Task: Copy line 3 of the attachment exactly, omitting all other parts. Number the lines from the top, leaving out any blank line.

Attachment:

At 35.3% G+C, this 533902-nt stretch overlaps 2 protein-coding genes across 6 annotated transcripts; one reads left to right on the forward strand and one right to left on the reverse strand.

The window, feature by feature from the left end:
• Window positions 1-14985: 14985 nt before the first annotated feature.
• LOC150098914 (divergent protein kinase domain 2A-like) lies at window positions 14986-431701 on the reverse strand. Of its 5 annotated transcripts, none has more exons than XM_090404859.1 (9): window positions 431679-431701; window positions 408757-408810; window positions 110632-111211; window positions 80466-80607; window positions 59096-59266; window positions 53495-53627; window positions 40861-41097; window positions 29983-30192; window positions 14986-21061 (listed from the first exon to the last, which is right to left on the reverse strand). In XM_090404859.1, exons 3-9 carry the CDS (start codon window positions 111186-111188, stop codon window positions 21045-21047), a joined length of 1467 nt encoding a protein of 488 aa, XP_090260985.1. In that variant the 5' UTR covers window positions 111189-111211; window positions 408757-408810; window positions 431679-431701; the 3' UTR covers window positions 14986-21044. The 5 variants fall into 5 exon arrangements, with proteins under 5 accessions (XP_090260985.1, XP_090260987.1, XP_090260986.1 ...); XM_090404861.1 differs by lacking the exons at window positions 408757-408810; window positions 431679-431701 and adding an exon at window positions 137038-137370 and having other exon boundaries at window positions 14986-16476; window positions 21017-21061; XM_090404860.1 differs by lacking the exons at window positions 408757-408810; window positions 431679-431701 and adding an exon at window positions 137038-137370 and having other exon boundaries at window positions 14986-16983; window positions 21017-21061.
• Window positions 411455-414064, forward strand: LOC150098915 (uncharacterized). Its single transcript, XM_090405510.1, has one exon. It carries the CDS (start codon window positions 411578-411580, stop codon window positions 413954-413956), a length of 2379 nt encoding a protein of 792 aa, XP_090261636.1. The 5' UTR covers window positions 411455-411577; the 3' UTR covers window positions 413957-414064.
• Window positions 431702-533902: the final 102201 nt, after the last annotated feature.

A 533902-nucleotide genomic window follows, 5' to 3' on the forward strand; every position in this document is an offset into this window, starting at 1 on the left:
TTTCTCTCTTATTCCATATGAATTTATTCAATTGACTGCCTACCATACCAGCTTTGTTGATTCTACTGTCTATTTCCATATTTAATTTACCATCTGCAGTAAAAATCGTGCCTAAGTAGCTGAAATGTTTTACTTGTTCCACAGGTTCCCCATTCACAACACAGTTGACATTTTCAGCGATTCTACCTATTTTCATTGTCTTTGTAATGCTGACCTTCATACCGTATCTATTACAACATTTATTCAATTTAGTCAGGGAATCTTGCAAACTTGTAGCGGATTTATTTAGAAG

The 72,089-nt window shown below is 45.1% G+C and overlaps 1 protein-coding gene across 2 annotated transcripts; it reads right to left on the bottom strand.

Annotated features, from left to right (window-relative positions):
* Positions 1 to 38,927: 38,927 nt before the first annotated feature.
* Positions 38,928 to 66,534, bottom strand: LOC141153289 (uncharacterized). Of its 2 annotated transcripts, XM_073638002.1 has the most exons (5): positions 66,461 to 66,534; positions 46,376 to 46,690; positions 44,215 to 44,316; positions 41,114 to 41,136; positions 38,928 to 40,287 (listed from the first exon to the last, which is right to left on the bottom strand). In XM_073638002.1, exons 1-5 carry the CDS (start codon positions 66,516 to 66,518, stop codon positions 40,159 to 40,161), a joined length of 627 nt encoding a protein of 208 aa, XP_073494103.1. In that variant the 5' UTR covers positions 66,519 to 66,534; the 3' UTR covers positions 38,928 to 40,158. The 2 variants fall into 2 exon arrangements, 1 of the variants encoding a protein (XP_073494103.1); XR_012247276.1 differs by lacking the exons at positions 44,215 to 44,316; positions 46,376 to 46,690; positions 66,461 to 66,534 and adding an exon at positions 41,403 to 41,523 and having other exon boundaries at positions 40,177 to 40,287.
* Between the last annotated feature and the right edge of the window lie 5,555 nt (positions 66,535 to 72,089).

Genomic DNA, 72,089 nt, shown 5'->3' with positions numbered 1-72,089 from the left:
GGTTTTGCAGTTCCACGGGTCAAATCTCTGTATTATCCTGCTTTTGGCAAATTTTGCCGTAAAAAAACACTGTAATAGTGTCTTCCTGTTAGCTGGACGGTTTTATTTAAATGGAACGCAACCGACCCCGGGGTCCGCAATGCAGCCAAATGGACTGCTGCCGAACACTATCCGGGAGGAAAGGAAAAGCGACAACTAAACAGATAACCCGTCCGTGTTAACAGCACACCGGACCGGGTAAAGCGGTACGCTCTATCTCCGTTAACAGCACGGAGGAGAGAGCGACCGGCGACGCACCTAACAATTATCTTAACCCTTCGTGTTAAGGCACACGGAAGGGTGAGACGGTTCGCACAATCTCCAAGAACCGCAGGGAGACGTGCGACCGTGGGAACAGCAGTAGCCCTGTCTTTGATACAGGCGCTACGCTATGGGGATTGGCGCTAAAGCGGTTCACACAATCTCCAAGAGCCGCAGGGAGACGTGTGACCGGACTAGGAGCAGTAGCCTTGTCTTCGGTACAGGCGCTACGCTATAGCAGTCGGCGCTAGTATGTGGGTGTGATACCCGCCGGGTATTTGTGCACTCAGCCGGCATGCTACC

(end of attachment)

• Window positions 1-14985: 14985 nt before the first annotated feature.